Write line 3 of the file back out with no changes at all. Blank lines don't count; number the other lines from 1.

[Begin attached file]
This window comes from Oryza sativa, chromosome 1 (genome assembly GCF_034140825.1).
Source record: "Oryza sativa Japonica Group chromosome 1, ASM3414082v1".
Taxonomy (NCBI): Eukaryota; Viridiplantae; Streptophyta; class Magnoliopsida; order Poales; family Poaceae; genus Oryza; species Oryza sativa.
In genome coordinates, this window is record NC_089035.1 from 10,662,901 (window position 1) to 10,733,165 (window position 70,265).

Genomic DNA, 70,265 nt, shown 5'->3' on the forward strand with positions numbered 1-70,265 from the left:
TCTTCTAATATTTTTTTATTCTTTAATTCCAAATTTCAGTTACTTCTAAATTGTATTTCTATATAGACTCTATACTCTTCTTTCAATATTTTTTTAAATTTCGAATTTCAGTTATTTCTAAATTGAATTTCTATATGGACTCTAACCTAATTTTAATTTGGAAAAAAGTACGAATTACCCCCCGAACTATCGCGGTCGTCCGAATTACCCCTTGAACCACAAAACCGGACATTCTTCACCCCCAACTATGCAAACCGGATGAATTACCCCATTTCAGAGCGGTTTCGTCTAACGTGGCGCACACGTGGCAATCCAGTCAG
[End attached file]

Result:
Taxonomy (NCBI): Eukaryota; Viridiplantae; Streptophyta; class Magnoliopsida; order Poales; family Poaceae; genus Oryza; species Oryza sativa.